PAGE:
After a quick lunch we set off for Spring Green, WI. We had a 1:30 pm tour at Taliesin the home of Frank Lloyd Wright. Taliesin has been on my places to see list for a long time and I was excited for this opportunity to visit. Taliesin is where Frank Lloyd Wright spent a large part of his youth working on the farm. It is also where he located the Taliesin Fellowship to provide architectural training with a"learn by doing" approach that stressed appreciation of all the arts. Students and staff lived and worked on the Taliesin property. Frank Lloyd Wright also used the property to develop the ideas and techniques he later applied to buildings he designed. The community continues today as the Frank Lloyd Wright School of Architecture whose members are still known informally as the Taliesin Fellowship and who reside at Taliesin during the summer months.

We went on a tour of the Hillside House. Wright designed Hillside in 1902 for his aunts, who ran an children’s school based on the motto "learn by doing." Wright's building was as innovative as the school it housed. After his aunts retired and sold Wright the building he used it to accommodate the Taliesin Fellowship. Highlights of the tour are the Assembly Hall, the Drafting Studio where work is still done, the Romeo and Juliet Windmill Tower, and a small theater with a handmade curtain given to Wright by his students. We will have to return to visit the main house when the boys are older.

The Entrance to Taliesin

Hillside House at Taliesin

The Romeo and Juliet Windmill at Taliesin

We left Taliesin and drove through the Wisconsin countryside to Madison, WI. We drove through town a bit and found ourselves by the capitol building. We stopped and went up to the sixth floor museum and observation deck where we could look out over Madison and the picturesque waters of Lake Monona and Lake Mendota. Madison was a place I would like to visit again.

After leaving the Madison we were only about seven hours from home. So we headed south skirted Chicago and then east through Indiana and into Michigan. We had dinner at Redamak's in New Buffalo, MI for dinner. I had told Mary that we taking another day and driving home through the Upper Peninsula of Michigan so when we arrived home just after 11:00 pm she was surprised. The homecoming was wonderful.

The Wisconsin State Capitol

The Interior of the Capitol Dome

The View of Madison from the Dome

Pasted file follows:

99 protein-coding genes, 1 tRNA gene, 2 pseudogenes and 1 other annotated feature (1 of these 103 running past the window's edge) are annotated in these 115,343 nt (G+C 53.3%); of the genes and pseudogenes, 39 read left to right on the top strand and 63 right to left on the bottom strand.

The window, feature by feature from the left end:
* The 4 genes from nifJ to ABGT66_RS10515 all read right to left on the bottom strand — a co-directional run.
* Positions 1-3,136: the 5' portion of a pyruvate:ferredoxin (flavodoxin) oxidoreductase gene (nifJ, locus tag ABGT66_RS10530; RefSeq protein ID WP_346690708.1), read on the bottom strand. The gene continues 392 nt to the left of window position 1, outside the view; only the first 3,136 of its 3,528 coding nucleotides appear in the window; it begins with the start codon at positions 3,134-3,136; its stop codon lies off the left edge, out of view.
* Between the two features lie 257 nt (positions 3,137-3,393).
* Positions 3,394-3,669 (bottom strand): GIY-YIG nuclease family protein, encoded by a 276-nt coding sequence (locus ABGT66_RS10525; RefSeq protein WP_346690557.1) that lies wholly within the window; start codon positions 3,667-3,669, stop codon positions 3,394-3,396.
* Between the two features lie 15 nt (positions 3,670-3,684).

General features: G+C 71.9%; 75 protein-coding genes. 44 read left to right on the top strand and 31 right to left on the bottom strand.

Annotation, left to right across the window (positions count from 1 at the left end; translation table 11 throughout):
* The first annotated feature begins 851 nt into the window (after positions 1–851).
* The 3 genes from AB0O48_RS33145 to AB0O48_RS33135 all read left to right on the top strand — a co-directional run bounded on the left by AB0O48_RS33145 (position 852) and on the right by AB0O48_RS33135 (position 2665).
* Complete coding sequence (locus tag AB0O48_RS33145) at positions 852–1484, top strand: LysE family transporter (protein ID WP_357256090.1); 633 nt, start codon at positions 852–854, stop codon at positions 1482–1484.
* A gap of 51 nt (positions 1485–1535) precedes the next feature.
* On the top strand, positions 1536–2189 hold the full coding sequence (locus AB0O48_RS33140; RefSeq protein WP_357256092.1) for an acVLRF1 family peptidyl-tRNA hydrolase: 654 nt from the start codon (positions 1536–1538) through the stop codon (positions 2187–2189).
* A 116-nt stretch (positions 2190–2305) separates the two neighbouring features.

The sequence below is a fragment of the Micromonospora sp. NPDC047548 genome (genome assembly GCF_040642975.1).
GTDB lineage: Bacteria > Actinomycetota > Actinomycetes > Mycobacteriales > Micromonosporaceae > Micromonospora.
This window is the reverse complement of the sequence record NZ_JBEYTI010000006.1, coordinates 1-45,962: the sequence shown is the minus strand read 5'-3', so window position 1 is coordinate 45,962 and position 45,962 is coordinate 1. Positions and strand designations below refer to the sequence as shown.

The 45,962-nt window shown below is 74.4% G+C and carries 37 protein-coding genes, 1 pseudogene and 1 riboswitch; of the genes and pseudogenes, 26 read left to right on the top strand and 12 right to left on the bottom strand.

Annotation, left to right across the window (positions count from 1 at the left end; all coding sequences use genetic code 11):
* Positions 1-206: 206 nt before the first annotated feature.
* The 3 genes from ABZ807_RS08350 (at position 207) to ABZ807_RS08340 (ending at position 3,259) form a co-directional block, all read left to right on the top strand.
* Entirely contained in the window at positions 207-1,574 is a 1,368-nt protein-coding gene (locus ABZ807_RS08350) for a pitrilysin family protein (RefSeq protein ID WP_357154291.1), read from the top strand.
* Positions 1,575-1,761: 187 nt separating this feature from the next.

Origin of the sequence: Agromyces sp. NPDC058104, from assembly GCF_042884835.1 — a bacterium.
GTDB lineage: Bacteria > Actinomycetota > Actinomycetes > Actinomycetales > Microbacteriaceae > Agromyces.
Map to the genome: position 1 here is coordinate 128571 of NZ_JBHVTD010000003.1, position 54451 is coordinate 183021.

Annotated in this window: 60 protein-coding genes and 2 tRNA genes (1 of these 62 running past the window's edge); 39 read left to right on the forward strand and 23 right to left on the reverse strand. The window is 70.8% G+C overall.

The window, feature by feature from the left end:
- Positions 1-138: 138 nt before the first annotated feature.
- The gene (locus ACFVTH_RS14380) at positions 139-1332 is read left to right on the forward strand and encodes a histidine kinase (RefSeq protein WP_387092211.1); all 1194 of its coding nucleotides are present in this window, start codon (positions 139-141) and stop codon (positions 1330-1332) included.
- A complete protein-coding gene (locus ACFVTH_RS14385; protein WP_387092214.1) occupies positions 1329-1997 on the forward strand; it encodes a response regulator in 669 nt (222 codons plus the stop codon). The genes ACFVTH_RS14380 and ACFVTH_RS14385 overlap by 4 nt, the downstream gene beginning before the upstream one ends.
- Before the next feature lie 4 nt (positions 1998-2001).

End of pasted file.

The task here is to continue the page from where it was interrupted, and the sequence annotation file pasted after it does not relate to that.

Blue Earth, MN to Ypsilanti, MI, 731 miles 12 hrs 13 min

Tuesday, August 5, 2008

Badlands, a Corn Palace and Loose Meats

Hey Ned and Joe, Where Did You Find Harvey?

It started to rain last night and when we awoke we found that water had seeped up through the floor. It wasn't even that hard of a rain. It is always annoying to break camp when everything is wet. At least the rain had stopped.

After a stop in Rapid City, SD for gas we were heading east on I-90. We didn't have have far to go until our first stop, Wall, SD the home of the famous Wall Drug Store. The store is more like a mall with a drug store, gift shop, restaurant, other stores and a low key amusement park. It was just a typical drug store until 1930's when the owner's wife had the idea to advertise free ice water to travellers on their way to the newly opened Mount Rushmore. Wall Drug also earns much of its fame from its billboards that can be seen for hundreds of miles throughout South Dakota and neighboring states. It still gives away about 20,000 cups of water per day during the peak tourist season.

The place was packed with motorcyclists. We looked around a bit watched the T-Rex roar and then left. We didn't get any ice water unless the drinking fountain counts. Just south of Wall is Badlands National Park's Pinnacles Entrance and the beginning of the Badlands Loop Road.

Joe Likes to Ride the Jackalopes

Ned Rides Ol' Hopalong

Motorcycles Lined Up Outside of Wall Drug

Badlands National Park has one of the world's richest mammal fossil beds and the country's largest expanse of protected prairie ecosystem but its main attraction is the landscape of sharply eroded buttes, pinnacles and spires. Because of the relatively wet summer the green of the grassland made for a sharp and beautiful contrast against the sandstone. At the visitor center we learned about the different animals that lived here in the past and now and the boys successfully completed their Junior Ranger books and received their badges.

The Badlands Stretch Out to the Horizon

This Way to the Visitors Center

Next was a quick stop at the Minuteman Missile National Historic Site but the tours of the underground launch control center and a missile silo were filled. We watched a short video about the Minuteman missiles.

We made an unexpected stop was at arest area where I-90 crosses the Missouri River near Chamberlain, SD. There was a Lewis & Clark interpretive center with maps and displays and an upper landing with a full size replica of the keelboat used by their Corps of Discovery to travel up the Missouri River. The keelboat opens onto an observation deck overlooking the Missouri River, right where Lewis & Clark camped.